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  • Suggestion for session management in a legacy app

    Hello,
    I'm adding Spring Security to an application which is currently using its own security management implementation. This application is saving some information in the session upon a successful login. This information is needed by the other application pages and hence I need to do the same with Spring Security.

    The SessionManagementFilter seems to be the perfect solution for me: I can add a sessionManagementFilter to my filter chain and add my session initialization custom code in the onAuthentication method.

    The problem is that the SessionManagementFilter is invoked only when a non-interactive login has been performed. This means that if I login interactively (for instance through a username+password login form), the SessionManagementFilter.onAuthentication is not invoked and hence my session initialization code is not executed.
    What I need to do is to call my code also in an AuthenticationSucessHandler.

    However, this need to call the same code in two different places makes me think that there might be a better way to solve my problem, however I can't understand what it might be.

    On the other hand, I still think the SessionManagementFilter nature should be perfect to perform such tasks, but my feeling is that the actual use-cases that led the Spring Security team to create and implement that filter in this way was just the ones for which implementations have been provided (i.e.: protection against session-fixation attacks and concurrent session control) and for these use cases the current SessionManagementFilter invocation scheme is just appropriate.

    Any suggestions from the Spring Security experts would be really appreciated.

    Thanks in advance,
    Mauro.

  • #2
    Originally posted by mauromol View Post
    Hello,
    I'm adding Spring Security to an application which is currently using its own security management implementation. This application is saving some information in the session upon a successful login. This information is needed by the other application pages and hence I need to do the same with Spring Security.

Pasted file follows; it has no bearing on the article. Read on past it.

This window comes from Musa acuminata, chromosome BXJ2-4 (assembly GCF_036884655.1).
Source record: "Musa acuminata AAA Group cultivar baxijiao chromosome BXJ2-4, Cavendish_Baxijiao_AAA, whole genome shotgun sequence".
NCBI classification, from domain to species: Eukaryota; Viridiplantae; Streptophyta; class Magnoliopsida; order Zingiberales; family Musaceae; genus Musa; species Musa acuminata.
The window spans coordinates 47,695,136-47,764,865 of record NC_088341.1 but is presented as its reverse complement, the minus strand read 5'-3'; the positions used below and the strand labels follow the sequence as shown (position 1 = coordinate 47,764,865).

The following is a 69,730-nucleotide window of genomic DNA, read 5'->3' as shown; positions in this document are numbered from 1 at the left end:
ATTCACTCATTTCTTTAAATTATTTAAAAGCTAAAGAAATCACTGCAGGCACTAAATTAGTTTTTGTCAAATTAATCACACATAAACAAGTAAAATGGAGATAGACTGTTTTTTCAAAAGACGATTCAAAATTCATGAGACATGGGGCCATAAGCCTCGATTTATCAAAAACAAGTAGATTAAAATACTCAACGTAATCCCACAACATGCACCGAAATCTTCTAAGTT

The SessionManagementFilter seems to be the perfect solution for me: I can add a sessionManagementFilter to my filter chain and add my session initialization custom code in the onAuthentication method.

    The problem is that the SessionManagementFilter is invoked only when a non-interactive login has been performed. This means that if I login interactively (for instance through a username+password login form), the SessionManagementFilter.onAuthentication is not invoked and hence my session initialization code is not executed.
    What I need to do is to call my code also in an AuthenticationSucessHandler.

    However, this need to call the same code in two different places makes me think that there might be a better way to solve my problem, however I can't understand what it might be.

    On the other hand, I still think the SessionManagementFilter nature should be perfect to perform such tasks, but my feeling is that the actual use-cases that led the Spring Security team to create and implement that filter in this way was just the ones for which implementations have been provided (i.e.: protection against session-fixation attacks and concurrent session control) and for these use cases the current SessionManagementFilter invocation scheme is just appropriate.

    Any suggestions from the Spring Security experts would be really appreciated.

    Thanks in advance,
    Mauro.
    You might take a look at a custom AuthenticationSuccessHandler using SimpleUrlAuthenticationSuccessHandler as a reference.

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    • #3
      Yes I know, and as I wrote this is what I am doing (i.e.: call the session initialization code in both a custom AuthenticationSucessHandler and in a custom SessionAuthenticationStrategy. My question was if there's a better way to do this, since I think this is a quite common use case and I was surprised to see that Spring Security seems not to cover it natively, so that I'm forced to do the initialization "twice" (based on the type of authentication that is taking place).

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